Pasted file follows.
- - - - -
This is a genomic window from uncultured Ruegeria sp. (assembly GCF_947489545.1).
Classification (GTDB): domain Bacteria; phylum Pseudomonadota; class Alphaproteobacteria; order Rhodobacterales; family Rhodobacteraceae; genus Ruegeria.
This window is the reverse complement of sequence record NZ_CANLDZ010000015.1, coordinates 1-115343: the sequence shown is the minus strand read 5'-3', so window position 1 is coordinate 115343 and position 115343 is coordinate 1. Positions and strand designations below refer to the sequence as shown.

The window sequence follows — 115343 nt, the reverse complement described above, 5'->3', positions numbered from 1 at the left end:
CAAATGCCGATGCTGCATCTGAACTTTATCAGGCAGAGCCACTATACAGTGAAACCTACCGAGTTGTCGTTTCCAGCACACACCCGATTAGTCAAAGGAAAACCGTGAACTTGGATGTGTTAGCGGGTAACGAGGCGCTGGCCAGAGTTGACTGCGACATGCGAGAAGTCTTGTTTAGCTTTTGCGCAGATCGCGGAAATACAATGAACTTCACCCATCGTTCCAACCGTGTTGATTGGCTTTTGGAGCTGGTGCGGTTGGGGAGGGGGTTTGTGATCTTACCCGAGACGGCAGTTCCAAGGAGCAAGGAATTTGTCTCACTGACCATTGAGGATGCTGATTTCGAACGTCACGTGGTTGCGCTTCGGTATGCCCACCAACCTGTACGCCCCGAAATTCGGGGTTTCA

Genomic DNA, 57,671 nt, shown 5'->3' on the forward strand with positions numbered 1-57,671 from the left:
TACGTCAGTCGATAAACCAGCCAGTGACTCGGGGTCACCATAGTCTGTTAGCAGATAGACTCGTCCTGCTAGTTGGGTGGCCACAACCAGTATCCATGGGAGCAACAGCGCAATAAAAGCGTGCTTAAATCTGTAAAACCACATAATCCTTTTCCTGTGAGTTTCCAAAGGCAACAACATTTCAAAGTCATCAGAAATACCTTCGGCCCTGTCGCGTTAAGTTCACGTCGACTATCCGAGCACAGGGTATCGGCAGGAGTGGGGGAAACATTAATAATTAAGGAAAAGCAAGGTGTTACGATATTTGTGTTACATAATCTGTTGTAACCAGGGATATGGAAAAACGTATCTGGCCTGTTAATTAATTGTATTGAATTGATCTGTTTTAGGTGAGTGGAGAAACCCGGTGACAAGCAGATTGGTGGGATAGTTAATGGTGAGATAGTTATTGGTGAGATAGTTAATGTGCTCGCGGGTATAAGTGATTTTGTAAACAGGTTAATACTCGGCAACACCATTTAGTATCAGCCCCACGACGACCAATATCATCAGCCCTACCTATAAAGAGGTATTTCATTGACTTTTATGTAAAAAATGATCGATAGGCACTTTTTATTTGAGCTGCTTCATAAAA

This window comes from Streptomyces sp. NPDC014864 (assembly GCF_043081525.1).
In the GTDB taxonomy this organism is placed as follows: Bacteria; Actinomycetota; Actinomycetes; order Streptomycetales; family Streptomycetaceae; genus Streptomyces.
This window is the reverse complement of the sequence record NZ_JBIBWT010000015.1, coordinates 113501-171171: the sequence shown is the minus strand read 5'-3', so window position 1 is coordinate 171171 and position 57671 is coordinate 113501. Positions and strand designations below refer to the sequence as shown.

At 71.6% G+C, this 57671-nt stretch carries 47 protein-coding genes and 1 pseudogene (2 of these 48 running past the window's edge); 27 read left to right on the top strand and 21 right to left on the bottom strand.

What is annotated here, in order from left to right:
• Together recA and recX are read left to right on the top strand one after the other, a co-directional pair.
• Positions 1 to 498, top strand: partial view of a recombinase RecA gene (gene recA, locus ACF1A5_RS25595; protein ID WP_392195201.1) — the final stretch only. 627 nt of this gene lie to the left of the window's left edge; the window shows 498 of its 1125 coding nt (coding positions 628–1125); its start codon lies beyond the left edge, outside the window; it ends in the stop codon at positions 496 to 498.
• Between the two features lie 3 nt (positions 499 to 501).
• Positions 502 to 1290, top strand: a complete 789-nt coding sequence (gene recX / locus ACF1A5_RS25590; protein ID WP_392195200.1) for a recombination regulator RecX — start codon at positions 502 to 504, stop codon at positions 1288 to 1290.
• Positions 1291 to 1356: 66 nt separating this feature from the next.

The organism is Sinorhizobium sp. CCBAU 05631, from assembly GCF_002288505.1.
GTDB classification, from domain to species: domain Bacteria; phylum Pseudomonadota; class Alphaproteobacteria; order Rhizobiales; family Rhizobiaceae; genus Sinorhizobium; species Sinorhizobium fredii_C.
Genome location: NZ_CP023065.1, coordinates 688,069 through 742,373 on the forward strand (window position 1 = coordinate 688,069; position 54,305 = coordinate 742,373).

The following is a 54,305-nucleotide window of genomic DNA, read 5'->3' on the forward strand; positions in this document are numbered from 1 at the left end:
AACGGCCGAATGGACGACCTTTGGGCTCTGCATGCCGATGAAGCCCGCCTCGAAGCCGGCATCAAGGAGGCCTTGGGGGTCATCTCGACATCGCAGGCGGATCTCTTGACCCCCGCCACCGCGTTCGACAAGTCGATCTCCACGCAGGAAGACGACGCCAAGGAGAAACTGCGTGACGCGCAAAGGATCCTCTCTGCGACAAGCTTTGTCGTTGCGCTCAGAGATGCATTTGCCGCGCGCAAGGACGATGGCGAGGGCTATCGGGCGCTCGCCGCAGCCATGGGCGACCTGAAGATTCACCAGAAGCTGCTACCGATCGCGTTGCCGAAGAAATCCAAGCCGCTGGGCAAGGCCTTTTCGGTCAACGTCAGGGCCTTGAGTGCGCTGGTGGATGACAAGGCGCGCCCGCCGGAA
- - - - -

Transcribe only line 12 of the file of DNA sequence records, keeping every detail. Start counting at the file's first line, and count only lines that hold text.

What is annotated here, in order from left to right: